N. J. Burkett Bio, Age, Marriage, 9/11, Salary, Net Worth, WABC-TV

N. J. Burkett Biography

N. J. Burkett works as a correspondent for WABC-TV, America’s largest ABC television station. He joined the Eyewitness News team in July 1989 after working as a journalist for WFSB-TV in Hartford, Connecticut, in 1986.


How old is N. J. Burkett? – Age

He is 59 years old as of 6 May 2021. He was born in 1962 in the City of Orange, New Jersey, United States.

What is Nj Burkett’s real name?

He was born Newton Jones Burkett, III. He claims that he chose the initials “N.J.” as a result of his agency and a station president’s efforts to make him appear less “aristocratic,” rather than as a tribute to his native state.

Is N. J. Burkett Married? – Family

He is married to Margie Rice Burkett. The couple married in 1988 and has two children; Newton-Jones Burkett IV born in 1998, and Amanda Burkett born in 2000.

How much does Nj Burkett make? – Salary

He earns an annual salary of  $100,00.

N. J. Burkett Net Worth

He has an estimated net worth of  $2 million.

N. J. Burkett Photo
N. J. Burkett Photo

N. J. Burkett 9/11

Burkett recounted the morning of September 11, 2001, during Sussex County’s 9/11 Remembrance Ceremony. He and cameraman Marty Glembotzky of WABC television in New York City “sped the 80 blocks downtown when we heard” that an airliner had crashed into one of the Twin Towers. The second tower was then hit by a second plane. While he had been on at least one television talk show and narrated films about the events of 9/11, this was Burkett’s first time attending one as a speaker.

N. J. Burkett Career

From war and diplomacy to crime and politics, from aviation mishaps to natural disasters, race relations, and police misbehavior, he has covered it all. After the two aircraft hit the World Trade Center on September 11, 2001, N.J. and his photographer narrowly avoided the South Tower’s ensuing collapse. Their art has since been featured on national and international television news broadcasts and is on permanent display at the Newseum in Washington, DC. N.J. covered the war in Iraq in 2003 for nearly three months, as well as the military build-up that preceded it.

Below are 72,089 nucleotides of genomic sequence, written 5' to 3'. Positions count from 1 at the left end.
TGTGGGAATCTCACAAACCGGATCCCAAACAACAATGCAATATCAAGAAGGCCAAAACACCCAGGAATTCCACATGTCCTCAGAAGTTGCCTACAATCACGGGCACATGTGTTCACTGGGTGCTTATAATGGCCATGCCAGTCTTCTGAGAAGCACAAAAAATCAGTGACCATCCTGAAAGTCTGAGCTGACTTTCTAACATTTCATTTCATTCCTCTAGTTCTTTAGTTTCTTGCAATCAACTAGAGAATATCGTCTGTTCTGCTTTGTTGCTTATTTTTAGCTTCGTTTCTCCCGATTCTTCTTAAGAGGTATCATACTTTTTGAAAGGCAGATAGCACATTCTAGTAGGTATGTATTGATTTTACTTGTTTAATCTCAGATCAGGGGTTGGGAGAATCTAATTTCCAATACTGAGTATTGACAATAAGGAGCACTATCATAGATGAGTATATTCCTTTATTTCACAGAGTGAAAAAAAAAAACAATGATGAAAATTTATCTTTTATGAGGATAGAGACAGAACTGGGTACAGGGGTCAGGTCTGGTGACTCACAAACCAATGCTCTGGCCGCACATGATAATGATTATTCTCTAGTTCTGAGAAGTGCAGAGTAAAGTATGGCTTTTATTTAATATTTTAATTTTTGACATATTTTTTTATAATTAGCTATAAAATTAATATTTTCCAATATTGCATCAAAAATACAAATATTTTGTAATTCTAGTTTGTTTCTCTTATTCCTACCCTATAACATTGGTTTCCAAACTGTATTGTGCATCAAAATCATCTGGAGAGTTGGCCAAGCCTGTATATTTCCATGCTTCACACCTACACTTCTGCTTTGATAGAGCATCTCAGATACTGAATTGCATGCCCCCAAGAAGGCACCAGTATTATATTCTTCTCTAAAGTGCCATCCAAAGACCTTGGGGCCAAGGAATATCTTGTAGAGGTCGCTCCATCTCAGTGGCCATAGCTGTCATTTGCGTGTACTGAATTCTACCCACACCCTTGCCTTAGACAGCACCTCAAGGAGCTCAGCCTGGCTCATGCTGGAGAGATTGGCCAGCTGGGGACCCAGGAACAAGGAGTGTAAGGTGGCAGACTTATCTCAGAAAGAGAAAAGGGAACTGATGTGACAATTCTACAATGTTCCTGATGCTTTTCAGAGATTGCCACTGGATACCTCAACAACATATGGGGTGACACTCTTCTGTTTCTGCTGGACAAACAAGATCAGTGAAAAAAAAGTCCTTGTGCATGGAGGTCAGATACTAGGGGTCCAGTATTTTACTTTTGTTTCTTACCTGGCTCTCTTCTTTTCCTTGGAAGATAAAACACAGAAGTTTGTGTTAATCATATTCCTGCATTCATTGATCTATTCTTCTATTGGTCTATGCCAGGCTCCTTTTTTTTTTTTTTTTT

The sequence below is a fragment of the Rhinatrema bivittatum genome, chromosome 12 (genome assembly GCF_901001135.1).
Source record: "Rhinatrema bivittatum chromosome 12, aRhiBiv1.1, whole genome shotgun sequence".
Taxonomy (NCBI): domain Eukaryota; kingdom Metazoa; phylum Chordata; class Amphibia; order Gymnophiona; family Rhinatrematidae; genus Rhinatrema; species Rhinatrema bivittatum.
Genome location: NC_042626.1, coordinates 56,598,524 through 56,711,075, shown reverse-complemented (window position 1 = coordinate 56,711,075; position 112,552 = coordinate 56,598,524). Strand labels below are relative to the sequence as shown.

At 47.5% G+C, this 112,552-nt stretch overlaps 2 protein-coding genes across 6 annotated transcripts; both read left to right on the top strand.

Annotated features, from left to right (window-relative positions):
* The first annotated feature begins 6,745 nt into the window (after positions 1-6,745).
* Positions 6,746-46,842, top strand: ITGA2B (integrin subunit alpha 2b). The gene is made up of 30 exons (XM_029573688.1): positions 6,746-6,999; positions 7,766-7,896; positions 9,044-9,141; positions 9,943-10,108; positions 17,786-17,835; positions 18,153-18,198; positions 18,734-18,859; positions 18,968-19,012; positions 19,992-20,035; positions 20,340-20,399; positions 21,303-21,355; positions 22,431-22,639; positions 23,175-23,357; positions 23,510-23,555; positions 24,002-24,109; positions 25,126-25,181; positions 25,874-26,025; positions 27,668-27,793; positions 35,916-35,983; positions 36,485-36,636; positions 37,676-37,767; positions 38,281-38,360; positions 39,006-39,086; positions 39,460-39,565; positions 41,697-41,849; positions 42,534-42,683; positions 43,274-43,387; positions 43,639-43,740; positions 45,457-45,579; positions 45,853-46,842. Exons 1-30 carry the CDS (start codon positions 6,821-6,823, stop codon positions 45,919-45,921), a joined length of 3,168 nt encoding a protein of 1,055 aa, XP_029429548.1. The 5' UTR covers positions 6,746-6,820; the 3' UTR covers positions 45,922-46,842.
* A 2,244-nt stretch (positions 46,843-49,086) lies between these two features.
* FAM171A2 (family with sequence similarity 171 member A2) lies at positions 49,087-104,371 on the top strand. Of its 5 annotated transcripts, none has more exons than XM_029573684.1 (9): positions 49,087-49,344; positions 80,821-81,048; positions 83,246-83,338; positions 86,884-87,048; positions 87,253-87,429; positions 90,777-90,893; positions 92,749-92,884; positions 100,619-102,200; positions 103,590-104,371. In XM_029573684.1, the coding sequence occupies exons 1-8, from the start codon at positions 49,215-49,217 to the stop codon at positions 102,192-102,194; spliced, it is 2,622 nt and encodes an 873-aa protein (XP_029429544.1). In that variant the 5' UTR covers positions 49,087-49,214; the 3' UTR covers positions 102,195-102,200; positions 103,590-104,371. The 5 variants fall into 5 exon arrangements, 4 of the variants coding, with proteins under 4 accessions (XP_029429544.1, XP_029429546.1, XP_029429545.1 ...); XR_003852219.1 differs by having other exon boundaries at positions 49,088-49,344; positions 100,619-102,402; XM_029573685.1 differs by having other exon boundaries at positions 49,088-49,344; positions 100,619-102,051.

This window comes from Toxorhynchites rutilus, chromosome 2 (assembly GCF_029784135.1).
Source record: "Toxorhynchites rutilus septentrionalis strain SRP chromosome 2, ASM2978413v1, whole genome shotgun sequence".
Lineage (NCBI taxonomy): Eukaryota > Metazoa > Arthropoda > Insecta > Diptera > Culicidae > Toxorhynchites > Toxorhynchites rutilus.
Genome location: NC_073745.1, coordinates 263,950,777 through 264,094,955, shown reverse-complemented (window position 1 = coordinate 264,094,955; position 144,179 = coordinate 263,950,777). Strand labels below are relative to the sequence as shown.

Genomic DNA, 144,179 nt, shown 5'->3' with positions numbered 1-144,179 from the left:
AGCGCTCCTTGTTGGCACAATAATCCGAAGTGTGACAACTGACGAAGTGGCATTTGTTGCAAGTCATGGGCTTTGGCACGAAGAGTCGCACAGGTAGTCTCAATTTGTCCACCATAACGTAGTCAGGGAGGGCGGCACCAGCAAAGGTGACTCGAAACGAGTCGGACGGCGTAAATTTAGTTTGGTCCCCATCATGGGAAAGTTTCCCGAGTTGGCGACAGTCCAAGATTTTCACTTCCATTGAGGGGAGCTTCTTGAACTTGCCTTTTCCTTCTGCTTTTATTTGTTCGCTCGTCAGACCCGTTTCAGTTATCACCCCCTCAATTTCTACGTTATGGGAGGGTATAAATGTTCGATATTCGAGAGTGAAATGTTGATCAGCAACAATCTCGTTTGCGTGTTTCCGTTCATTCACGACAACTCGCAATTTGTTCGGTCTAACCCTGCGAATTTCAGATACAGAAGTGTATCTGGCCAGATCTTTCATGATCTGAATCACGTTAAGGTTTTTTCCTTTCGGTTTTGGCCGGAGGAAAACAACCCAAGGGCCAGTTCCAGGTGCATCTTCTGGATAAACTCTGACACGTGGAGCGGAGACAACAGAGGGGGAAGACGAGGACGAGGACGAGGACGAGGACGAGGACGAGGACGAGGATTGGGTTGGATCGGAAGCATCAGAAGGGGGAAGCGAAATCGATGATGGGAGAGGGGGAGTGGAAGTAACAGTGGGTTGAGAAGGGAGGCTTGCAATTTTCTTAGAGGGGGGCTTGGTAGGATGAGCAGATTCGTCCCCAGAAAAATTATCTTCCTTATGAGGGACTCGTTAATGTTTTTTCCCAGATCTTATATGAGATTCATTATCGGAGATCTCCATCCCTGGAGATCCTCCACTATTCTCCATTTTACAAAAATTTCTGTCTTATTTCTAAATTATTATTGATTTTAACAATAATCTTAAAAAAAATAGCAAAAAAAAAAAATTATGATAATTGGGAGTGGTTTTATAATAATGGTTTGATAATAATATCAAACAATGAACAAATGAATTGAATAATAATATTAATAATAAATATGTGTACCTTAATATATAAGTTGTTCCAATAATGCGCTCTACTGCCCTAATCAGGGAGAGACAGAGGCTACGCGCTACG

He covered the terrorist bombings in Madrid (2004) and London (2005), as well as the wars between Israel and Hezbollah in Southern Lebanon (2006), the Israeli-Hamas conflict in Gaza (2009-10) and the death of Palestinian leader Yasir Arafat (2004). In a succession of international jobs from 2000 to 2004, N.J. observed the historic Israeli evacuation from Gaza (2005) and chronicled the Palestinian popular revolt, known as the Intifadeh.

He was the sole local New York television news correspondent to cover the historic 9.0 earthquake, tsunami, and nuclear disaster in Japan in 2011, and the first among his colleagues to cover the earthquake in Haiti in 2010. N.J. has covered many of the region’s greatest stories for WABC-TV in New York, from Superstorm Sandy to the TWA Flight 800 crash, the Sandy Hook Elementary School massacre, and landmark police misconduct prosecutions. In the winter of 2001, after a growing number of homeless New Yorkers complained that the city’s municipal shelters were hazardous, N.J. went undercover as a homeless guy for several weeks.

He stayed in New York’s most notorious men’s shelter with an undercover photographer. Several of the most important honors in American television news have been given to N. J.’s work. He is a two-time winner of the Radio Television Digital News Association’s (previously the RTNDA) prestigious Edward R. Murrow Award and a four-time Emmy Award winner, including the Emmy for Outstanding On-Camera Achievement in 2003 and 2007. N.J. has been nominated for fifteen Emmy Awards.

For his coverage of the September 11th terrorist attacks, he shared the George Foster Peabody Award and the Alfred I. duPont-Columbia University Award with his ABC News colleagues. He received the Allen Award in 2008. Montclair State University honored him with the Allen B. DuMont Broadcaster of the Year Award in 2008 for his “major contributions to the world of broadcasting.”

N.J. is the National Academy of Television Arts & Sciences’ First Vice Chairman, as well as a former Trustee and President of the Academy’s flagship branch in New York.
N. J. worked as a correspondent for WFSB-TV, a CBS station in Hartford, CT, from 1986 to 1989 before joining WABC-TV. He graduated from Columbia University with a B.A. in Political Science and a Master’s in International Affairs.